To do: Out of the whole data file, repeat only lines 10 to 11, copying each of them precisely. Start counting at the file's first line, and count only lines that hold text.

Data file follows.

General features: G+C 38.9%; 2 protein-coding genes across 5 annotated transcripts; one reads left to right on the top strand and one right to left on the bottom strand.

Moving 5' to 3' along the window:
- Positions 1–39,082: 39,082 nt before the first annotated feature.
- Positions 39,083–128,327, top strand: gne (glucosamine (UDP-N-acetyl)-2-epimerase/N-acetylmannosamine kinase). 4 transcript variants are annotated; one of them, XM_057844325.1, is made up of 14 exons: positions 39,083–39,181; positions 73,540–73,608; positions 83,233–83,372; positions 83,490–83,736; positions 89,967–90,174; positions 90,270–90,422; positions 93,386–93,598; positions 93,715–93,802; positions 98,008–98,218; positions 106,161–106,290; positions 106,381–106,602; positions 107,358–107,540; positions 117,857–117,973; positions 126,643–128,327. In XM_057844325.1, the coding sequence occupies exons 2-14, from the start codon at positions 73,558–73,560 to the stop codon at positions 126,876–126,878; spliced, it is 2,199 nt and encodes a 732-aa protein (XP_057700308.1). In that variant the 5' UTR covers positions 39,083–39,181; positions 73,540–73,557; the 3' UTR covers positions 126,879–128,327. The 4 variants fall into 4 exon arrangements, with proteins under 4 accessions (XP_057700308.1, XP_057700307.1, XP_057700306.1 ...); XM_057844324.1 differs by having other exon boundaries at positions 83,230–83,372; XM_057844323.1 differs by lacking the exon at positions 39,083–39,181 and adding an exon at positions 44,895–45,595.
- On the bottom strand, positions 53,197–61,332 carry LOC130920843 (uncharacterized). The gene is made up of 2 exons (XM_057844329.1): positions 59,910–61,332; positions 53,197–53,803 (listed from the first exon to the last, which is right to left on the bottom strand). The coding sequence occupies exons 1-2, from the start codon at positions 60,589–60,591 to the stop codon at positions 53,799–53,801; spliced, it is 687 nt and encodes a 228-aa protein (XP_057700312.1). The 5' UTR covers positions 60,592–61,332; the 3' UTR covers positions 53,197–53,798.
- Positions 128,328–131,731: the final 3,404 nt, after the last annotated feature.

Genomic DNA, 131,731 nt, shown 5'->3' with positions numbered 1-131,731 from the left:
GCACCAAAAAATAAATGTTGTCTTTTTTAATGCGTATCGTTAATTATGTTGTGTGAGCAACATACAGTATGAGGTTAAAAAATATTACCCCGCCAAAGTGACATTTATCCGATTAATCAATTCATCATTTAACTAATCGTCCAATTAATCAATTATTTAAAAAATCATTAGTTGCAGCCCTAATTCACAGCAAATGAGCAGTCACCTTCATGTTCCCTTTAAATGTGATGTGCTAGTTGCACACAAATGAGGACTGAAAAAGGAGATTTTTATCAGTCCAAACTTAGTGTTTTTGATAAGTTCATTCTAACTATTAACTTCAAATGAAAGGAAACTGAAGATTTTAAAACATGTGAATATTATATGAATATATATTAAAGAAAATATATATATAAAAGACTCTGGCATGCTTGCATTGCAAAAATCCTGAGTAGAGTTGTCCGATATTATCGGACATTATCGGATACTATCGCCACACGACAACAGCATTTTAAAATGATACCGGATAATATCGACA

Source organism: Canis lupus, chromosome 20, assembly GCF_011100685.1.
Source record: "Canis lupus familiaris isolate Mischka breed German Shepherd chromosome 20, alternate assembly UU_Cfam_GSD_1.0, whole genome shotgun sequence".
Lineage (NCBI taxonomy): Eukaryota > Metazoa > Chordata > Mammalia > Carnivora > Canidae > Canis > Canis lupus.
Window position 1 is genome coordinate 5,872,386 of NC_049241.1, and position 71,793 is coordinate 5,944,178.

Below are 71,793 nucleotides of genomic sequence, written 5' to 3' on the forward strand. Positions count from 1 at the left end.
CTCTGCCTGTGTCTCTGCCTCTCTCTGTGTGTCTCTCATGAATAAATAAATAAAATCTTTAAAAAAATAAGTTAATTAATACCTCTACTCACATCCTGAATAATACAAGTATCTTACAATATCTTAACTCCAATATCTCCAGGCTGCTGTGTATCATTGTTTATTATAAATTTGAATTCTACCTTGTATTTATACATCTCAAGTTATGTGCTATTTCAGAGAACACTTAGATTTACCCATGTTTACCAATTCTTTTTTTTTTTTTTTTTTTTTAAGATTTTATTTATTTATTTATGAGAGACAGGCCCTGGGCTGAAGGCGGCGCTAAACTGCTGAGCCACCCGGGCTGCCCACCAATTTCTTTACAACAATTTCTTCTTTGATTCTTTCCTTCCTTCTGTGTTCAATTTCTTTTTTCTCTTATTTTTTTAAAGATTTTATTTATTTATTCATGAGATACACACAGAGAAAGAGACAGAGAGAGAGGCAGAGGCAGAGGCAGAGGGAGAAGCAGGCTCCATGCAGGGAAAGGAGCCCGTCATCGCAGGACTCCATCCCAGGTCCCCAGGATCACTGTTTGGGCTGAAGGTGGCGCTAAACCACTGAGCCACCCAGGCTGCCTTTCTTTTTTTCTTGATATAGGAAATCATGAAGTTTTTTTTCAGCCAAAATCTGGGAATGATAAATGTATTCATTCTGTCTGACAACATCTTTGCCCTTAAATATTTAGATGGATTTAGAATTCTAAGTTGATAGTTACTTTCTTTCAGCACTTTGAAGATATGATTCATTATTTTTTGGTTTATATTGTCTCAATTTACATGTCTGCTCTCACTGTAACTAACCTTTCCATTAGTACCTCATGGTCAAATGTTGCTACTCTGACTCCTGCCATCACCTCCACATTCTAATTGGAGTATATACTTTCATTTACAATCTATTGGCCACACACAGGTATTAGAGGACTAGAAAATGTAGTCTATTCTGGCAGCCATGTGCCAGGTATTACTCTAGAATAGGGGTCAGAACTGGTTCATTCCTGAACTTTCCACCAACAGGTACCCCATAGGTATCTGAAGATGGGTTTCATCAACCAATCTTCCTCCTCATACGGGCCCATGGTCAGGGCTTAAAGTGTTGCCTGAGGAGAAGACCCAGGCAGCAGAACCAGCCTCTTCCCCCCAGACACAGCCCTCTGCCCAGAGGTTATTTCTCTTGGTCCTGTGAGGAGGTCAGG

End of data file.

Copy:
Source record: "Canis lupus familiaris isolate Mischka breed German Shepherd chromosome 20, alternate assembly UU_Cfam_GSD_1.0, whole genome shotgun sequence".
Lineage (NCBI taxonomy): Eukaryota > Metazoa > Chordata > Mammalia > Carnivora > Canidae > Canis > Canis lupus.